EXCLUSIVE: The U.S. may have a few more weeks to wait before “Calvary” opens on August 1st (our review is here meantime), but we were lucky enough to get to meet the director, John Michael McDonagh, of “The Guard” and “brother of playwright and director Martin” fame, at the Karlovy Vary International Film Festival. A lot of what we chatted about was more germane to “Calvary” and so we’ll save that up for a date closer to August, but McDonagh was also extremely forthcoming about the other projects on his horizon, and included a little bit of new casting information for his next directorial outing “War On Everyone.”
As reported earlier this year, Michael Pena and Garret Hedlund are attached, and the film will be “shot hopefully in Texas or New Mexico, about two corrupt cops who go around blackmailing criminals and ripping them off. And they eventually cross a criminal who’s more dangerous than they are…or is he? So it’s ‘The French Connection‘ but with more jokes,” explained McDonagh.
However, last we’d heard the part of the villain was up for grabs, with McDonagh reportedly looking for a British actor to play the role. But when we asked about that, it seems he may have slightly shifted the goalposts there:
“I haven’t actually cast it yet…” he said, “But it’s funny—I’m not a big fan of actors who do accents, I always think you should get the nationality, if it’s British get a British guy. But there are some actors who’ve got a great facility for accents, and so actually I’ve been talking to Guy Pearce. I’ve found a lot of Australian actors have a great facility for both English and American accents, whereas a lot of English actors doing American accents, it just sounds odd.”
“Australians though,” he continued, “I guess that’s why they can be so successful in Hollywood, people like Chris Hemsworth… So yeah, talking to Guy Pearce. The villain is basically a completely degenerate Lord who takes heroin and sets up robberies, but then he turns out to be a lot darker than we thought and it goes into a very dark area towards the end of the movie. So that would be tonally a trick line to walk.”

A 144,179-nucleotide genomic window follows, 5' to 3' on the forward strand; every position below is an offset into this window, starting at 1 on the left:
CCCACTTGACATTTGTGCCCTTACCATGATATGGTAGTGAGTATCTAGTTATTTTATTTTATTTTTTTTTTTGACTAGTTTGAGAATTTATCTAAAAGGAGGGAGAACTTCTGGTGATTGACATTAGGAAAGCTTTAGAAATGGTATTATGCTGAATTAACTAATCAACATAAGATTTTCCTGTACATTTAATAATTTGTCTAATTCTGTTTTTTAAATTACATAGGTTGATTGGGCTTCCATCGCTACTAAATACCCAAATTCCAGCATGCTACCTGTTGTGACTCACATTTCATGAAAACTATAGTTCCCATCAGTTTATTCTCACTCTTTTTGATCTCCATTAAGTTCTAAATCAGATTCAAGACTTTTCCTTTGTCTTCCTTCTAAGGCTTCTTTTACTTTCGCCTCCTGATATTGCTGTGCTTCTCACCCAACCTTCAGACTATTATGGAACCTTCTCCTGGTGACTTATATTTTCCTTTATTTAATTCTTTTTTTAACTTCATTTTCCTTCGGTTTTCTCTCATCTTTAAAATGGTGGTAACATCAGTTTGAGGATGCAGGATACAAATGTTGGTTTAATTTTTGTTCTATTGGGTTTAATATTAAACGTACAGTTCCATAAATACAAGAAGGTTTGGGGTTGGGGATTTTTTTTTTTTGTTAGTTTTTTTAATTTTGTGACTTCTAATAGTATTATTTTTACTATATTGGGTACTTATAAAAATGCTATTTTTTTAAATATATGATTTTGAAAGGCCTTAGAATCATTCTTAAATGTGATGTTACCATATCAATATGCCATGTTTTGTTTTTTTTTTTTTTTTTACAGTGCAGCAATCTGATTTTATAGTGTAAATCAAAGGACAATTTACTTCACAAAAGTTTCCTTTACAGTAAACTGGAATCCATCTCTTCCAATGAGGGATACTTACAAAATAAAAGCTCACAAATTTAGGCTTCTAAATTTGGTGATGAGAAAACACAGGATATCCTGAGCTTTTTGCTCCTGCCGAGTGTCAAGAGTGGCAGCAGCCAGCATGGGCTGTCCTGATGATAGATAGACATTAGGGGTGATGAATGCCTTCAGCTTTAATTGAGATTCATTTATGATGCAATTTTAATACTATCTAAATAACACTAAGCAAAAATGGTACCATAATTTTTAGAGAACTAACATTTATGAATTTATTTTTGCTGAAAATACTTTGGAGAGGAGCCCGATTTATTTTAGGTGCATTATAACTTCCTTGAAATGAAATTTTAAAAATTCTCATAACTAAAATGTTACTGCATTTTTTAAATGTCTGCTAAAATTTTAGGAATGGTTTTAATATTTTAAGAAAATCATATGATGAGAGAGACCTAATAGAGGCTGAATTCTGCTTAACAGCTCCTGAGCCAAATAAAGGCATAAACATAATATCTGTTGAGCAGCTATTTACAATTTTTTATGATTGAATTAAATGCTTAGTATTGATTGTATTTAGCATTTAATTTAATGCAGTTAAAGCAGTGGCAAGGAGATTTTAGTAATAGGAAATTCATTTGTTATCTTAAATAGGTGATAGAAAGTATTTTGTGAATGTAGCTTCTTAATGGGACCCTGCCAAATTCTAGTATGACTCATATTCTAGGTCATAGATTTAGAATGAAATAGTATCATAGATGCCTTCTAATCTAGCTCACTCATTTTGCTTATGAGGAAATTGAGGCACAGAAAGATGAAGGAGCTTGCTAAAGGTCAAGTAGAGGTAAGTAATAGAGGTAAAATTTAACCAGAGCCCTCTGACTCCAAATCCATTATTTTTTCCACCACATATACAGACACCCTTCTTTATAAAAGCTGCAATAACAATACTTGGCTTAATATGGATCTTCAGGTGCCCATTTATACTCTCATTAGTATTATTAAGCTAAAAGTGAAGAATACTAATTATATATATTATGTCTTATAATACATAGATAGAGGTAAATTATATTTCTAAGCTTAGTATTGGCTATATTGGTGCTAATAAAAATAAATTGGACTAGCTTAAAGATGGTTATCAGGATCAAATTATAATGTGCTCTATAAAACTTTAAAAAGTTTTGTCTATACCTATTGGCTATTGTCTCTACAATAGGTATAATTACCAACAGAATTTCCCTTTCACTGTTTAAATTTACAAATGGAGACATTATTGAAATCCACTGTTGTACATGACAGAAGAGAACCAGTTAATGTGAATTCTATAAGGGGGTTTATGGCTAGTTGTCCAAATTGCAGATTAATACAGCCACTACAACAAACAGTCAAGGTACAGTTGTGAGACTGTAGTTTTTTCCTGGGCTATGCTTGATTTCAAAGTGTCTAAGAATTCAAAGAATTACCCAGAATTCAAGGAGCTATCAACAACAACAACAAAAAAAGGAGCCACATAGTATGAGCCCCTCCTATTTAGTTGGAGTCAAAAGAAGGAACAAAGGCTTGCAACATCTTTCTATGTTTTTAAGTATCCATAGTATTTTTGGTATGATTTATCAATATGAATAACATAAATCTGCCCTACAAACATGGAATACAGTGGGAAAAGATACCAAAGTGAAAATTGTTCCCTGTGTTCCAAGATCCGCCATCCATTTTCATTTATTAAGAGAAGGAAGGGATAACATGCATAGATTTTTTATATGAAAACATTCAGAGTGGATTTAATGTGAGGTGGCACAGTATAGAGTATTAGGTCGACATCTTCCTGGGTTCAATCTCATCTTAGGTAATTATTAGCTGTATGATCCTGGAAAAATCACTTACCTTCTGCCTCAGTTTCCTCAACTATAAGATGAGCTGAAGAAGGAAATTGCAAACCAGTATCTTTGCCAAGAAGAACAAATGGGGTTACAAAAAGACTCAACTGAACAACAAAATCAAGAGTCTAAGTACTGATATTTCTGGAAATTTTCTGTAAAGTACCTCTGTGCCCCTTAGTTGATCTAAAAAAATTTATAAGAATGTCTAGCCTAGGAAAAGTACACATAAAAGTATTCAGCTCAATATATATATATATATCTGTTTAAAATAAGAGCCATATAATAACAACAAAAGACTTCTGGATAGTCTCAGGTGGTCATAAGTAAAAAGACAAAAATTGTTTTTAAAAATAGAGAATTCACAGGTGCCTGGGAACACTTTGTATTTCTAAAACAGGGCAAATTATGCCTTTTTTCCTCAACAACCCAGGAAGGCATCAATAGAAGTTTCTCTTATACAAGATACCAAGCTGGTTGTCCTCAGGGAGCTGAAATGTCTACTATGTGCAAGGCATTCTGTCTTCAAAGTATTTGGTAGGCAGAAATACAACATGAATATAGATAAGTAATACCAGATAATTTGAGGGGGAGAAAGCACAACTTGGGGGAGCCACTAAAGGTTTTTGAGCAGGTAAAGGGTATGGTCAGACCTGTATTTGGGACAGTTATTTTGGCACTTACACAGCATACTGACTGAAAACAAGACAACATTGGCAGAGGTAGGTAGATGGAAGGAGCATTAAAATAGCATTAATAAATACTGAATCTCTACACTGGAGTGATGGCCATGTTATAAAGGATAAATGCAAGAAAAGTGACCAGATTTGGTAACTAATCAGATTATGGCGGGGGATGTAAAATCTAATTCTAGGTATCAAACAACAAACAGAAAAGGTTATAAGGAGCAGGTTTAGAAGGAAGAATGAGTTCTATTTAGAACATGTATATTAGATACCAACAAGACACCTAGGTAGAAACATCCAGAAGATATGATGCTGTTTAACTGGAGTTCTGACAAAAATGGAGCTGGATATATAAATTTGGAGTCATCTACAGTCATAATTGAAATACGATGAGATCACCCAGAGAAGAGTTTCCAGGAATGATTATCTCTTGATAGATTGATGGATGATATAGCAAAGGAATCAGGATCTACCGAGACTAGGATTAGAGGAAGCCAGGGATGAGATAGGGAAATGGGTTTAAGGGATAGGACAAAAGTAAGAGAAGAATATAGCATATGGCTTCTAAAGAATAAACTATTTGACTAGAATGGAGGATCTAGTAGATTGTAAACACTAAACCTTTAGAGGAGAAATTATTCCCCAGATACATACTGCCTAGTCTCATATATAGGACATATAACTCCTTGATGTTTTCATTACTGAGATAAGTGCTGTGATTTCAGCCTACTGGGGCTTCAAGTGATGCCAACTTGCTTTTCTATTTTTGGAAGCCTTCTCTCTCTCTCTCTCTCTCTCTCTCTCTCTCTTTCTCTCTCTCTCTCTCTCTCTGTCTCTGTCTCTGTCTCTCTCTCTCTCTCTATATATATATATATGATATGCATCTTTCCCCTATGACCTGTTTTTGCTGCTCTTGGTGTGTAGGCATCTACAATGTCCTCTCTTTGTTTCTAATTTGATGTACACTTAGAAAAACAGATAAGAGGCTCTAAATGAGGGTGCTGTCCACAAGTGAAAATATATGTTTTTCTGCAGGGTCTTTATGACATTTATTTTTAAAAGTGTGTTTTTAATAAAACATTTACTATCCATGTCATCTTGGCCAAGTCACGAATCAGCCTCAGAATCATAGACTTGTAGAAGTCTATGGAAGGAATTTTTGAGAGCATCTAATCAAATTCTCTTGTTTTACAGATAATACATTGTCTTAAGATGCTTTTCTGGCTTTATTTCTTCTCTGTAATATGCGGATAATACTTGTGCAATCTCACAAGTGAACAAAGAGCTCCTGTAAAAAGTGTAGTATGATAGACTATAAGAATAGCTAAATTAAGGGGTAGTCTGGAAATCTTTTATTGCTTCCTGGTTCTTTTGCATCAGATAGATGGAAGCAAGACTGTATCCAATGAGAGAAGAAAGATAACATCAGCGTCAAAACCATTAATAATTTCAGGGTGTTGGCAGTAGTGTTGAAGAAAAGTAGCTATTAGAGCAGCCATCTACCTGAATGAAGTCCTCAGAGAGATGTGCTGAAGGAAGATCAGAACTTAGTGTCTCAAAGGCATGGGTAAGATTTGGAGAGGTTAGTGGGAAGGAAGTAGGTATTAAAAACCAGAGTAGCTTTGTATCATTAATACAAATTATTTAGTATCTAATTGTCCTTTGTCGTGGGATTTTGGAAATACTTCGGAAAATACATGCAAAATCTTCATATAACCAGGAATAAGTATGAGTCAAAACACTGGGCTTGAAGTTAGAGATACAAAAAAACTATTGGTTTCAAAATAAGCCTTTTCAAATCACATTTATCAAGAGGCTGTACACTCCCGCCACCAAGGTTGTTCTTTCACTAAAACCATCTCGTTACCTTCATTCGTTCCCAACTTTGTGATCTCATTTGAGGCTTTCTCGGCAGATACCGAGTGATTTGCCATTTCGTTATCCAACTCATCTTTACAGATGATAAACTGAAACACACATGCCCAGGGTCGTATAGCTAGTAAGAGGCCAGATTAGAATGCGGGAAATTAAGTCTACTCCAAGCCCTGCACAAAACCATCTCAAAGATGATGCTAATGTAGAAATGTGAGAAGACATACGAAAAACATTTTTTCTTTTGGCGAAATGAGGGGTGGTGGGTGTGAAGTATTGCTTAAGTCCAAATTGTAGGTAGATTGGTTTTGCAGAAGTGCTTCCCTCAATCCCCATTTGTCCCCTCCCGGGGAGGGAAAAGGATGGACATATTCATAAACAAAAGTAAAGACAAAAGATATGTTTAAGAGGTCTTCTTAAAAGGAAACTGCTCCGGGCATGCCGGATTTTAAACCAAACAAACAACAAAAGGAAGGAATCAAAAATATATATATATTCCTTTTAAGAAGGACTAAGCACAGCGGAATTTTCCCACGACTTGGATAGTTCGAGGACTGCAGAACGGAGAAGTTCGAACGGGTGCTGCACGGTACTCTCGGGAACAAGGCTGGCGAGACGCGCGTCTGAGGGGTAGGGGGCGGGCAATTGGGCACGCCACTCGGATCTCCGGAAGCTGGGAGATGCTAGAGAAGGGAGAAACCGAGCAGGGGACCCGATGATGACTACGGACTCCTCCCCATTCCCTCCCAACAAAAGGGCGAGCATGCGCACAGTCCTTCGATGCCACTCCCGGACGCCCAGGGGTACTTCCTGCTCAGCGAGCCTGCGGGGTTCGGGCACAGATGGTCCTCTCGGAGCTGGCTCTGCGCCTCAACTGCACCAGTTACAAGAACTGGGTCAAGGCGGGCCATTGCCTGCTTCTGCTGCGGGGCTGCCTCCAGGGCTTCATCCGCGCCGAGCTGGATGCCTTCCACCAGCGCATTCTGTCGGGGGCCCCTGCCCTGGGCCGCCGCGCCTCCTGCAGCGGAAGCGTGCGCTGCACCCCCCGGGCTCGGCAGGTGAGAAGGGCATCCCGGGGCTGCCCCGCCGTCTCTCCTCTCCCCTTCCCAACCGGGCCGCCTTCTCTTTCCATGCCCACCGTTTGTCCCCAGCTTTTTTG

No stranger to tricky tonal lines, McDonagh tapping Pearce for the role certainly piques our interest: we’re fans of the actor, and are always glad to see his name in the mix on promising projects. But whether the casting comes about or not, “War on Everyone” will be something new for McDonagh, who is curious to work outside Ireland for the first time. “I want to experience making a movie in another country, seeing what the crews are like, seeing what the actors are like, and it could be that it’s disastrous, who knows. But I think you should push yourself into a more uncomfortable situation.”
His brother Martin, after the success of “In Bruges,” came stateside with “Seven Psychopaths,” and though that film was rather unfairly maligned, perhaps the older John Michael will have more luck. Certainly, the caliber of the idiosyncratic cast he’s attracted promises something unusual and if Pearce is added to that mix, all the better.
One frequent collaborator we won’t see this time out, however? “The Guard” and “Calvary” star and Irish national treasure Brendan Gleeson. McDonagh is planning a third film in self-dubbed “Glorified Suicide” trilogy which will star Gleeson, but for right now they’re taking a short breather from each other. “I don’t want Brendan to get too reliant on me writing great scripts just for him,” deadpanned McDonagh. “I want him to go away and work on a couple of bad movies and then come back begging me to do the final part of the trilogy.”
We’ll have more from our Karlovy Vary interview with McDonagh soon.